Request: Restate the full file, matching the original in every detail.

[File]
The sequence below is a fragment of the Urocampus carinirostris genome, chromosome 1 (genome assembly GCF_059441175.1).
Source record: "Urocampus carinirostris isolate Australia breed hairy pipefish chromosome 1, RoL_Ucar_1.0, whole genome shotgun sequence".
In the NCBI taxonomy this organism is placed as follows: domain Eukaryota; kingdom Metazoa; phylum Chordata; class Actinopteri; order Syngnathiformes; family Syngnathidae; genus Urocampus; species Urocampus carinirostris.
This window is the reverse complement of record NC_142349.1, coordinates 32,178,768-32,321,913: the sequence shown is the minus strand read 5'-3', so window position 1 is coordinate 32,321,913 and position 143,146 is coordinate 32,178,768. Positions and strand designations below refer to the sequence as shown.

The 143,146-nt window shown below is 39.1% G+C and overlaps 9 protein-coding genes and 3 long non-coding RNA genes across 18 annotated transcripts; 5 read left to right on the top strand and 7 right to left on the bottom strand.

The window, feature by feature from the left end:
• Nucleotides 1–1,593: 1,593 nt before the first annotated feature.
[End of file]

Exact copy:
The sequence below is a fragment of the Urocampus carinirostris genome, chromosome 1 (genome assembly GCF_059441175.1).
Source record: "Urocampus carinirostris isolate Australia breed hairy pipefish chromosome 1, RoL_Ucar_1.0, whole genome shotgun sequence".
In the NCBI taxonomy this organism is placed as follows: domain Eukaryota; kingdom Metazoa; phylum Chordata; class Actinopteri; order Syngnathiformes; family Syngnathidae; genus Urocampus; species Urocampus carinirostris.
This window is the reverse complement of record NC_142349.1, coordinates 32,178,768-32,321,913: the sequence shown is the minus strand read 5'-3', so window position 1 is coordinate 32,321,913 and position 143,146 is coordinate 32,178,768. Positions and strand designations below refer to the sequence as shown.

The 143,146-nt window shown below is 39.1% G+C and overlaps 9 protein-coding genes and 3 long non-coding RNA genes across 18 annotated transcripts; 5 read left to right on the top strand and 7 right to left on the bottom strand.

The window, feature by feature from the left end:
• Nucleotides 1–1,593: 1,593 nt before the first annotated feature.